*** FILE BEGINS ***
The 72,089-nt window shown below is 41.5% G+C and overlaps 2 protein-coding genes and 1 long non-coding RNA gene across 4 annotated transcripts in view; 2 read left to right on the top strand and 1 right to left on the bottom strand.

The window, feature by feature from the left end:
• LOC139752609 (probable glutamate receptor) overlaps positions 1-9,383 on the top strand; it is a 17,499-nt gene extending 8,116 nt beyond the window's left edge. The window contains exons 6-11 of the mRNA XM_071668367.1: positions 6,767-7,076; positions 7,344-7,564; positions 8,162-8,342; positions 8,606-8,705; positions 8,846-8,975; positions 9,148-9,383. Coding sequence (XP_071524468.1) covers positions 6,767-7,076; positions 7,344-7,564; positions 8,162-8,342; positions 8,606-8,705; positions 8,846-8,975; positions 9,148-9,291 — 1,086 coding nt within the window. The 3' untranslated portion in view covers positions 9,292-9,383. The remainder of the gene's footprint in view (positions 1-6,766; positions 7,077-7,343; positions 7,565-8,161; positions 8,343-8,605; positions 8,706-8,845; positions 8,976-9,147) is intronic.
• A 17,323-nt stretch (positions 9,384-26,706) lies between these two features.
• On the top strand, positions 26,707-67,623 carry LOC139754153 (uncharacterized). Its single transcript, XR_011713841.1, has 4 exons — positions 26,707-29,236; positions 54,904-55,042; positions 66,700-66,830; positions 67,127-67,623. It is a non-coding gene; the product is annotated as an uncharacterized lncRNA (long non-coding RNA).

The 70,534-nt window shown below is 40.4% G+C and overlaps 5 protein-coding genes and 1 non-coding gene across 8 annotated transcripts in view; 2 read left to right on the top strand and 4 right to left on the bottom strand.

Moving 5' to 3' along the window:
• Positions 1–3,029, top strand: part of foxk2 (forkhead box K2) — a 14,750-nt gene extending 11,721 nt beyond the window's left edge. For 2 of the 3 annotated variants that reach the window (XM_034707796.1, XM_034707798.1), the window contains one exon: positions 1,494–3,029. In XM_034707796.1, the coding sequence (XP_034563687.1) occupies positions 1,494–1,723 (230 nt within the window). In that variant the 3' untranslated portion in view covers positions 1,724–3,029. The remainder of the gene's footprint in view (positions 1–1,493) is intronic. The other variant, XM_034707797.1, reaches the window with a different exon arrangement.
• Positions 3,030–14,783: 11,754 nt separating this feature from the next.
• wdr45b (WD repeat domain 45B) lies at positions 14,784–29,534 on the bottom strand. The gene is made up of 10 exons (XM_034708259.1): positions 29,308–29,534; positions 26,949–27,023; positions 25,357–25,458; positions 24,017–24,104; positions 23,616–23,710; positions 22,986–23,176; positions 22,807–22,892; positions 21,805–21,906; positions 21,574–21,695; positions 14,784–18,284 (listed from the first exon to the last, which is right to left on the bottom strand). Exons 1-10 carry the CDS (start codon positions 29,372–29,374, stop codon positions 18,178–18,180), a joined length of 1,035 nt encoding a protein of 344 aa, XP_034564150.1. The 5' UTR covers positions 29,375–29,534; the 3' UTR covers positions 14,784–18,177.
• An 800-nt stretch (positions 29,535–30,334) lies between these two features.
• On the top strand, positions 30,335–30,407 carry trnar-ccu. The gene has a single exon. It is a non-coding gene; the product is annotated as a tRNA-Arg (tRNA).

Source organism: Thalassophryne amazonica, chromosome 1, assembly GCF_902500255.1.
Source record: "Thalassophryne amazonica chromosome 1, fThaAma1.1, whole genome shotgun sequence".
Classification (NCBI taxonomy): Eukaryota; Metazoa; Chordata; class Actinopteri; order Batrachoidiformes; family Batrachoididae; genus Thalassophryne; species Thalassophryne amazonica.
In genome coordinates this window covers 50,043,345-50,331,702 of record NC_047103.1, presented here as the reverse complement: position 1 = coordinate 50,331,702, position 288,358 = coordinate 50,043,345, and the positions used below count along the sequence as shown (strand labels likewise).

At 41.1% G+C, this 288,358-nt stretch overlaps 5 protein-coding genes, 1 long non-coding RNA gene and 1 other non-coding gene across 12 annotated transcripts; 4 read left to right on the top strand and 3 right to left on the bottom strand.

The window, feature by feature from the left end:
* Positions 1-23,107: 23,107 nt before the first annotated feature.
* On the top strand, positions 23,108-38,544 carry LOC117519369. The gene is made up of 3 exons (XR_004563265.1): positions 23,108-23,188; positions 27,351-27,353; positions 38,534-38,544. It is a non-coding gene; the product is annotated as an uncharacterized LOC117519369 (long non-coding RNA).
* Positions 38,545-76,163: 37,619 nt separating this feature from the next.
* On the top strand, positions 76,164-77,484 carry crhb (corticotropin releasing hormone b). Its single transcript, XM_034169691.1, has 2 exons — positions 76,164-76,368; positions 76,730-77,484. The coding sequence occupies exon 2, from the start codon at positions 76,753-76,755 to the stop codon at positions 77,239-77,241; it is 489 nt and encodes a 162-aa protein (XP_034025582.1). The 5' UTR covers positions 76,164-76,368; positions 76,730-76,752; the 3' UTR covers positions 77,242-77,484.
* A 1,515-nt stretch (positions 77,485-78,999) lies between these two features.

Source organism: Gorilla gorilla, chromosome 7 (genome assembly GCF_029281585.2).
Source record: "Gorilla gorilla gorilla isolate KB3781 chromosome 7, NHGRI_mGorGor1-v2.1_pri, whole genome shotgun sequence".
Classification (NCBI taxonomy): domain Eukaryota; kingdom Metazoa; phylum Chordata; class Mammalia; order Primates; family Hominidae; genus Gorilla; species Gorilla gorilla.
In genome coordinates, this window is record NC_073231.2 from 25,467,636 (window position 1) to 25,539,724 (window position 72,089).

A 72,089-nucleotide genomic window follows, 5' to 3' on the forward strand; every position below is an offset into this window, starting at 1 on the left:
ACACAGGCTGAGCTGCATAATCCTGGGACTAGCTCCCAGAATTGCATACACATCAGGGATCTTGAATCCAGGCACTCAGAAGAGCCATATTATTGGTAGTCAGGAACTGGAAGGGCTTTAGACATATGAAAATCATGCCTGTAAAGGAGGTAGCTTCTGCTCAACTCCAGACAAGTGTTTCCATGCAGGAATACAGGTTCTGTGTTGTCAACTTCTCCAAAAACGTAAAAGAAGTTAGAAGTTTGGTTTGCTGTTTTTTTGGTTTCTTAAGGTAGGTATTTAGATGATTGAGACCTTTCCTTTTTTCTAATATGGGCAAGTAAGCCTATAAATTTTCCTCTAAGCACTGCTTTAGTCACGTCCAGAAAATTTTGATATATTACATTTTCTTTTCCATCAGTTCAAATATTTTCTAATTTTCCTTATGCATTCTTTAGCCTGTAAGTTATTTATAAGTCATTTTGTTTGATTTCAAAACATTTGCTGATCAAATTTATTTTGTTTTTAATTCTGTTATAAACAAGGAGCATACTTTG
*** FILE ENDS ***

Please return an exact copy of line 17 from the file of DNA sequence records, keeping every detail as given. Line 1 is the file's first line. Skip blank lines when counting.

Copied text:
At 41.1% G+C, this 288,358-nt stretch overlaps 5 protein-coding genes, 1 long non-coding RNA gene and 1 other non-coding gene across 12 annotated transcripts; 4 read left to right on the top strand and 3 right to left on the bottom strand.